Electroencephalography. Basic principles, clinical applications, and related fields, 3rd edition

Electroencephalography. Basic principles, clinical applications, and related fields, 3rd edition

Electroencephalography and clinical Neurophysiology , 91 (1994) 491-492 491 © 1994 Elsevier Science Ireland Ltd. 0013-4694/94/$07.00 Book Reviews ...

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Electroencephalography and clinical Neurophysiology , 91 (1994) 491-492

491

© 1994 Elsevier Science Ireland Ltd. 0013-4694/94/$07.00

Book Reviews

edited by E. Niedermeyer and P.M. Rossini Non-epileptic seizures. - A.J. Rowan and J.R. Gates (ButterworthHeineman, Boston, 1993, 296 p., Price US $90.00) A significant fraction of patients referred to tertiary epilepsy centers for intractable seizures have non-epileptic seizures (NES), also known by the terms "pseudoseizures," "psychogenic seizures," and "hysterical seizures." The book Non-Epileptic Seizures resulted from a conference in Fort Lauderdale, FL in March, 1990 to consider " t h e current state of knowledge" on non-epileptic seizures. The introduction begins with an overview of non-epileptic seizures and a brief categorization of the types of epileptic seizures with which NES are contrasted. Authors review terminology, which is quite intractable, and suggest the term "non-organic attacks." The contributors admit from the outset that no single criterion can be set for distinction of NES and ES. A clinician must diagnose NES by an integrated approach and exclusion of organic conditions. Specific consideration is given to behaviors during apparent convulsive and non-convulsive complex partial seizures. The problem of overlap between NES and ES is difficult, since no population-based study has given an unbiased estimate of the frequency of non-epileptic seizures. Frontal lobe seizures specifically are analyzed, since they are bizarre and sometimes look like non-epileptic seizures. Testing is an adjunctive but important measure, including video-EEG and determination of serum prolactin. Standard neuropsychological testing shows abnormalities in many patients with NES, but there is no clear distinction between abnormalities seen in patients with epileptic seizures and those in patients with organic disturbances. Consideration is given to use of suggestion to provoke NES. Injection of normal saline or other placebos is controversial because of ethical issues, the implicit need for informed consent and the future risk to patient-physician trust. How this is handled by the medical care team, however, is probably more important than the details of the induction technique. Non-epileptic paroxysmal neurological events are outlined in a brief, but high quality, chapter by Dr. A n d e r m a n n , while parasonmias are granted a chapter of their own. Psychiatric disorders are discussed in several chapters, with emphasis on somatoform disorders. More attention might have been given to hyperventilation syndrome, panic attacks, and malingering. T r e a t m e n t strategies for psychiatric disorders are considered in 3 chapters, each emphasizing a multidisciplinary approach to the patient. Few data are presented on the efficacy of any form of treatment in non-epileptic seizures, a deficiency of the field in general, rather than of this review. Chapter styles are reasonably uniform, reflecting excellent editing and integration of the material. Production quality is quite good. Figures are sparse, but well executed. Several books have by now been written about non-epileptic seizures. This compendium stands as the most up-to-date and definitive summary of the field. This volume would be of use to every neurologist, and to psychiatrists who are concerned with differential diagnosis of psychiatric conditions and epilepsy. The book does not detail specifically the differential diagnosis of epilepsy, except as regards non-epileptic (psychogenic seizures), although other entities are considered in the context of the discussion. Physiological imitators such as dystonia, vertigo, hypoglycemia, fluctuating metabolic encephalopathies and transient global amnesia are only briefly mentioned. Nevertheless, these disorders are not the focus of the book,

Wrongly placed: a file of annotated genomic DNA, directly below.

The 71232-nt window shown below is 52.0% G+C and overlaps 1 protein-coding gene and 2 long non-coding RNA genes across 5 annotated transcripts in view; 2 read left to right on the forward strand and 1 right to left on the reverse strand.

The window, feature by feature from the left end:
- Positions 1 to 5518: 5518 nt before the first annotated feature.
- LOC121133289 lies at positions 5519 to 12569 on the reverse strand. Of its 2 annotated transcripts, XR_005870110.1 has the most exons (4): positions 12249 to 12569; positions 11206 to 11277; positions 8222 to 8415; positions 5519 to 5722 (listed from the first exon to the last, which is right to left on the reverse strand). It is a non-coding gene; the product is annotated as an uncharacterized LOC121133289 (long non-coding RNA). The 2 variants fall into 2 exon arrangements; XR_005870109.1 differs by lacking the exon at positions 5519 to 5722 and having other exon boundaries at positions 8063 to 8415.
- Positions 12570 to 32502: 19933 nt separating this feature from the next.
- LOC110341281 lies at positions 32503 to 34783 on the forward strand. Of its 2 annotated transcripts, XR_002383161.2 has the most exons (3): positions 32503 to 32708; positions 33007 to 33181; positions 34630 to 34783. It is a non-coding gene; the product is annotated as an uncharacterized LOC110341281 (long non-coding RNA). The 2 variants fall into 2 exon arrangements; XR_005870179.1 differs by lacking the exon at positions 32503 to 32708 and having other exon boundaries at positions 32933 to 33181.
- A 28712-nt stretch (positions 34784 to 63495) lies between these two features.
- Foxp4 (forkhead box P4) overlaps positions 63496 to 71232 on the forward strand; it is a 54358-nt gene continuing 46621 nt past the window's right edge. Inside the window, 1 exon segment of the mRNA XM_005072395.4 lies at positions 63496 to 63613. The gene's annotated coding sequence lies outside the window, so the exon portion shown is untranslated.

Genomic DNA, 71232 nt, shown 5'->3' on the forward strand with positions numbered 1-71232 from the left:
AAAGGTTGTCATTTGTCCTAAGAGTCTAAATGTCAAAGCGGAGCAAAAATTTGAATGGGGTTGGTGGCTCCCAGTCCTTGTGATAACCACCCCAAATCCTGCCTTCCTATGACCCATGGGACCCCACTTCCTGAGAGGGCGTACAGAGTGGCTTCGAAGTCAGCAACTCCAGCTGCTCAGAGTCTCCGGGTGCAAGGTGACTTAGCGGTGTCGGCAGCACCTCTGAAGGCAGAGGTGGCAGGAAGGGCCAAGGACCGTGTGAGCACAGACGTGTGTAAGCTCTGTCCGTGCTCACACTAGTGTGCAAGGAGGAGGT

which remains the best compendium to date of information on psychogenic seizures, the most diagnostically difficult imitator of epilepsy. Robert S. Fisher

Epilepsy Center, Barrow Neurological Institute, Phoenix, A Z (USA)